Antacids. Antacids, such as Maalox, Mylanta, Gelusil, Rolaids and Tums, neutralize stomach acid and can provide quick relief. But antacids alone won't heal an inflamed esophagus damaged by stomach acid. Overuse of some antacids can cause side effects such as diarrhea or constipation. H-2-receptor blockers. Over-the-counter H-2-receptor blockers, such as cimetidine (Tagamet HB), famotidine (Pepcid AC), nizatidine (Axid AR) or ranitidine (Zantac 75), are available at half the strength of their prescription versions. Instead of neutralizing the acid, these medications reduce the production of acid. They don't act as quickly as antacids, but they provide longer relief. Take these medications before a meal that you think may cause heartburn because it takes them about 30 minutes to work. They're also effective in reducing reflux at night if taken at bedtime. Some H-2-receptor blockers can cause infrequent side effects, including dizziness, diarrhea, headache, kidney problems and temporary breast enlargement in men. In rare instances they can also react dangerously with other medications. Proton pump inhibitors. These medications block acid production and allow time for damaged esophageal tissue to heal. Omeprazole (Prilosec) was previously available only by prescription, but now is available in an over-thecounter form for the short-term treatment of heartburn.
If you have frequent and persistent heartburn, you may have GERD, leading to an inflamed esophagus. GERD usually requires prescription-strength medication or medical treatment and sometimes surgery.
Lifestyle and home remedies
You may eliminate or reduce the frequency of heartburn by making the following lifestyle changes:
Control your weight. Being overweight is one of the strongest risk factors for heartburn. Excess pounds put pressure on your abdomen, pushing up your stomach and causing acid to back up into your esophagus. Eat smaller meals. This reduces pressure on the lower esophageal sphincter, helping to prevent the valve from opening and acid from washing back into your esophagus. Loosen your belt. Clothes that fit tightly around your waist put pressure on your abdomen and the lower esophageal sphincter. Eliminate heartburn triggers. Everyone has specific triggers. Common triggers such as fatty or fried foods, alcohol, chocolate, peppermint, garlic, onion, tomatoes, caffeine and nicotine may make heartburn worse.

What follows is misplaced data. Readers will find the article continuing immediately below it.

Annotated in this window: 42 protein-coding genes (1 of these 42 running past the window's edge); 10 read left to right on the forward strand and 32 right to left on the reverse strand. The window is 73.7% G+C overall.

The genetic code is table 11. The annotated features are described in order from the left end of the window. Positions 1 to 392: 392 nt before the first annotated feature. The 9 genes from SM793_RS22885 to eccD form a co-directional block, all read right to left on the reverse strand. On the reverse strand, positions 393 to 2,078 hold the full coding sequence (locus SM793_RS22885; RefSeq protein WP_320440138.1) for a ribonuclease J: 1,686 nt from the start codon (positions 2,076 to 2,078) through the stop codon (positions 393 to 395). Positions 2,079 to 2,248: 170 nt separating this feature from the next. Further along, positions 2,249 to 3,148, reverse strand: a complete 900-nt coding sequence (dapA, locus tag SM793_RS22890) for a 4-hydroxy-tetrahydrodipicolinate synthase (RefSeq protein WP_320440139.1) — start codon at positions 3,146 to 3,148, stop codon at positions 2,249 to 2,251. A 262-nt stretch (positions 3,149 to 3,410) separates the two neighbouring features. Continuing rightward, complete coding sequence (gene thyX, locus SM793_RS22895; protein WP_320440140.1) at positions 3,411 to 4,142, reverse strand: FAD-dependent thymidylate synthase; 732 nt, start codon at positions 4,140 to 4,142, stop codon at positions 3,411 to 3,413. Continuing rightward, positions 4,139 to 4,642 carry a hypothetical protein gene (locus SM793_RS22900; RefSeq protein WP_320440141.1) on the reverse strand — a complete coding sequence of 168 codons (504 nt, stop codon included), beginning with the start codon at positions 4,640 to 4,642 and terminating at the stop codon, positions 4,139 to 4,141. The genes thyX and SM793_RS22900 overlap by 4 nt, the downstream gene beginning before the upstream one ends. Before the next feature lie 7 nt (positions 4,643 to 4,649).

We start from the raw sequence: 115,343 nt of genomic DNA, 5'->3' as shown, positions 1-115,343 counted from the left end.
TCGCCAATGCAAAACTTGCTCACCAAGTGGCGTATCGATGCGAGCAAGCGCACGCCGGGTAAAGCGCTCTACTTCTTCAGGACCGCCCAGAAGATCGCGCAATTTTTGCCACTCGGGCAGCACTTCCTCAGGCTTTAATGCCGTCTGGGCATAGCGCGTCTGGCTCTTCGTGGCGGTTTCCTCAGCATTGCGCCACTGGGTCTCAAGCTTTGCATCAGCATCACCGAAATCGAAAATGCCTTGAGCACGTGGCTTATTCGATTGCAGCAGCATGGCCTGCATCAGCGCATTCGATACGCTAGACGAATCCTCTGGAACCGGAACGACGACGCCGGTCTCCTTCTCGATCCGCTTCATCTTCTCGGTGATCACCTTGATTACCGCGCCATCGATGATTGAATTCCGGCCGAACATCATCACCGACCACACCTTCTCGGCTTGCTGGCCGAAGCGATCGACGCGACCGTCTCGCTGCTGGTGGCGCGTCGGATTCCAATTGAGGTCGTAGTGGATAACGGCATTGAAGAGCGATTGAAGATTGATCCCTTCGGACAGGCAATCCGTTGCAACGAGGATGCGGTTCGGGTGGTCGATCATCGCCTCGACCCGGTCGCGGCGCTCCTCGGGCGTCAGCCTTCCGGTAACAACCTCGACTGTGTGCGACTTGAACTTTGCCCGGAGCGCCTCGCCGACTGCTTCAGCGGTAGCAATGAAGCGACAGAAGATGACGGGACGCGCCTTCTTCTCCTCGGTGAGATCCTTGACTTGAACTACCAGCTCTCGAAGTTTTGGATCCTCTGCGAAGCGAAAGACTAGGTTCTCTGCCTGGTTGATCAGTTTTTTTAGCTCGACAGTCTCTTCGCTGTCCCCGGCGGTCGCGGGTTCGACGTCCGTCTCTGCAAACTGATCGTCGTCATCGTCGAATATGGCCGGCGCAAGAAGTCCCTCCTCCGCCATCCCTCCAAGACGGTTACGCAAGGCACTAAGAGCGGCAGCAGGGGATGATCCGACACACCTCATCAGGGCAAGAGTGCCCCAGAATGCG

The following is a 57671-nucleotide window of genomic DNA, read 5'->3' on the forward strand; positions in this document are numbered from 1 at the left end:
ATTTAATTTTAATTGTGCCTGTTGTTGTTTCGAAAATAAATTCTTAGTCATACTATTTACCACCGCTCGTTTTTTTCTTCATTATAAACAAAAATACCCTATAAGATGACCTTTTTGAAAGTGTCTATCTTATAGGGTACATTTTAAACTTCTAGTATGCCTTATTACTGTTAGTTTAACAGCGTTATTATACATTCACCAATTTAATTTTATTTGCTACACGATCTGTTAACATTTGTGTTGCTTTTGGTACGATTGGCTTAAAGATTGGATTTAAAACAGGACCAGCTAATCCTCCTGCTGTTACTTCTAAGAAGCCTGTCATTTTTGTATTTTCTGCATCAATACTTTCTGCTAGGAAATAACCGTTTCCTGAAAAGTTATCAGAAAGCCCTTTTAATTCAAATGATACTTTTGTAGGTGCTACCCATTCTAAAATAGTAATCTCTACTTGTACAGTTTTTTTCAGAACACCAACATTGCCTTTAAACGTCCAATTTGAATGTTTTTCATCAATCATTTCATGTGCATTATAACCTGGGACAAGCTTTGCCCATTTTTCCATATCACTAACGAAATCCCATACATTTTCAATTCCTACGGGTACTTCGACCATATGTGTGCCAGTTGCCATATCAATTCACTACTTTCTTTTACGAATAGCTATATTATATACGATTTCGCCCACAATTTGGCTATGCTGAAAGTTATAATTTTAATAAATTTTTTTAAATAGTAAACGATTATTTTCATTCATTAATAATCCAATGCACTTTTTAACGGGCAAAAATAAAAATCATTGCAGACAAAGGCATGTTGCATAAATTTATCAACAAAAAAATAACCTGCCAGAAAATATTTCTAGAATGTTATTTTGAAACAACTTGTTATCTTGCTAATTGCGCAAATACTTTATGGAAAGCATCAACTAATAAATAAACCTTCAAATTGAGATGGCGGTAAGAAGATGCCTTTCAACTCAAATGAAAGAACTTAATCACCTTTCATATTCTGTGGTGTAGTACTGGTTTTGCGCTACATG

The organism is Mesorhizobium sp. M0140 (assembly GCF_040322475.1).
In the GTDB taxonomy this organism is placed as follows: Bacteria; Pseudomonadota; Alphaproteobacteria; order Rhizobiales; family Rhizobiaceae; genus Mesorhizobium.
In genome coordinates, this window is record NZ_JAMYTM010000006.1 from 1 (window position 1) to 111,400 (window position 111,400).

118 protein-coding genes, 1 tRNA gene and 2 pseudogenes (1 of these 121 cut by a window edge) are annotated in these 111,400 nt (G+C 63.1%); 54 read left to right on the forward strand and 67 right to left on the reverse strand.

Avoid stooping or bending. Tying your shoes is OK. Bending over for longer periods to weed your garden isn't, especially soon after eating. Don't lie down soon after a meal. Wait at least two to three hours after eating before going to bed, and don't lie down right after eating. Raise the head of your bed. An elevation of about six to nine inches puts gravity to work for you. You can do this by placing wooden or cement blocks under the feet of your bed at the head end. If it's not possible to elevate your bed, you can insert a foam wedge between your mattress and box spring to elevate your body from the waist up. Wedges are available at drugstores and medical supply stores. Raising your head only by using pillows is not a good alternative. If you need to raise the head of your bed most nights, talk to your doctor because it may indicate GERD and require stronger medication and evaluation. Don't smoke. Smoking may increase stomach acid. The swallowing of air during smoking may also aggravate belching and acid reflux. In addition, smoking and alcohol increase your risk of esophageal cancer.
Several home remedies exist for treating heartburn, but they provide only temporary relief. They include drinking baking soda (sodium bicarbonate) added to water or drinking other fluids such as baking soda mixed with cream of tartar and water. Although these liquids create temporary relief by neutralizing, washing away or buffering acids, eventually they aggravate the situation by adding gas and fluid to your stomach, increasing pressure and causing more acid reflux. Further, adding more sodium to your diet may increase your blood pressure and add stress to your heart, and excessive bicarbonate ingestion can alter the acid-base balance in your body.
This action might not be possible to undo. Are you sure you want to continue?
We've moved you to where you read on your other device.
Get the full title to continue listening from where you left off, or restart the preview.